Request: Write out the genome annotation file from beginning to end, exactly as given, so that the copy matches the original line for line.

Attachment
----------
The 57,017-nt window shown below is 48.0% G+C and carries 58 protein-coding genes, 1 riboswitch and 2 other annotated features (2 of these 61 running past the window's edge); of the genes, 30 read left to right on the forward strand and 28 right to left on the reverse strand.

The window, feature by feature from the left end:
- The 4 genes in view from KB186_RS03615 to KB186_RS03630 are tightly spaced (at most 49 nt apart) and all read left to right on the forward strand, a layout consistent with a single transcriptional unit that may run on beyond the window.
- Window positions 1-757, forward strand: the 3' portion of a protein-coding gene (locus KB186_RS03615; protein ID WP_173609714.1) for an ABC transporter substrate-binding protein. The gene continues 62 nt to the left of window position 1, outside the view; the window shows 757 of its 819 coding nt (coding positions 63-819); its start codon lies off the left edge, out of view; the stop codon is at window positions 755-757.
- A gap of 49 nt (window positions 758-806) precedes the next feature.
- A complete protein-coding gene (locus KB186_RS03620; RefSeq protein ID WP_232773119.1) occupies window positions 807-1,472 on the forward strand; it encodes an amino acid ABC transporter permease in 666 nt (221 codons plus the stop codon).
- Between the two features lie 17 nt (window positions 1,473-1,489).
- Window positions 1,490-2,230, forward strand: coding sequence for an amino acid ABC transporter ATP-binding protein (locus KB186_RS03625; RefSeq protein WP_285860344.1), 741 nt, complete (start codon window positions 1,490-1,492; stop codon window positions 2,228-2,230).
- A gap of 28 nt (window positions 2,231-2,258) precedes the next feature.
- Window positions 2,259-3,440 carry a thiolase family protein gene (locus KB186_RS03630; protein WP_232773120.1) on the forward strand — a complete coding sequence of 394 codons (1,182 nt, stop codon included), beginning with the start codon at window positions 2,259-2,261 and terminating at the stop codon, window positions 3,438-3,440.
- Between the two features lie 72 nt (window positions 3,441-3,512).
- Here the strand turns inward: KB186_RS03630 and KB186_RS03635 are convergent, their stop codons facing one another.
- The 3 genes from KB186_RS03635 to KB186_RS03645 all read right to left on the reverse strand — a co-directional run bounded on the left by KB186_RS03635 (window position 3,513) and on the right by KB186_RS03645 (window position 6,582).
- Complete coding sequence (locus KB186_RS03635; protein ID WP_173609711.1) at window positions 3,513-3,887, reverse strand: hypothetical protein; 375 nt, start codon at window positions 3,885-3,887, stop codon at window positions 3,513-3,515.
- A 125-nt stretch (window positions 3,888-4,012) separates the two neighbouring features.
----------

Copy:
The 57,017-nt window shown below is 48.0% G+C and carries 58 protein-coding genes, 1 riboswitch and 2 other annotated features (2 of these 61 running past the window's edge); of the genes, 30 read left to right on the forward strand and 28 right to left on the reverse strand.

The window, feature by feature from the left end:
- The 4 genes in view from KB186_RS03615 to KB186_RS03630 are tightly spaced (at most 49 nt apart) and all read left to right on the forward strand, a layout consistent with a single transcriptional unit that may run on beyond the window.
- Window positions 1-757, forward strand: the 3' portion of a protein-coding gene (locus KB186_RS03615; protein ID WP_173609714.1) for an ABC transporter substrate-binding protein. The gene continues 62 nt to the left of window position 1, outside the view; the window shows 757 of its 819 coding nt (coding positions 63-819); its start codon lies off the left edge, out of view; the stop codon is at window positions 755-757.
- A gap of 49 nt (window positions 758-806) precedes the next feature.
- A complete protein-coding gene (locus KB186_RS03620; RefSeq protein ID WP_232773119.1) occupies window positions 807-1,472 on the forward strand; it encodes an amino acid ABC transporter permease in 666 nt (221 codons plus the stop codon).
- Between the two features lie 17 nt (window positions 1,473-1,489).
- Window positions 1,490-2,230, forward strand: coding sequence for an amino acid ABC transporter ATP-binding protein (locus KB186_RS03625; RefSeq protein WP_285860344.1), 741 nt, complete (start codon window positions 1,490-1,492; stop codon window positions 2,228-2,230).
- A gap of 28 nt (window positions 2,231-2,258) precedes the next feature.
- Window positions 2,259-3,440 carry a thiolase family protein gene (locus KB186_RS03630; protein WP_232773120.1) on the forward strand — a complete coding sequence of 394 codons (1,182 nt, stop codon included), beginning with the start codon at window positions 2,259-2,261 and terminating at the stop codon, window positions 3,438-3,440.
- Between the two features lie 72 nt (window positions 3,441-3,512).
- Here the strand turns inward: KB186_RS03630 and KB186_RS03635 are convergent, their stop codons facing one another.
- The 3 genes from KB186_RS03635 to KB186_RS03645 all read right to left on the reverse strand — a co-directional run bounded on the left by KB186_RS03635 (window position 3,513) and on the right by KB186_RS03645 (window position 6,582).
- Complete coding sequence (locus KB186_RS03635; protein ID WP_173609711.1) at window positions 3,513-3,887, reverse strand: hypothetical protein; 375 nt, start codon at window positions 3,885-3,887, stop codon at window positions 3,513-3,515.
- A 125-nt stretch (window positions 3,888-4,012) separates the two neighbouring features.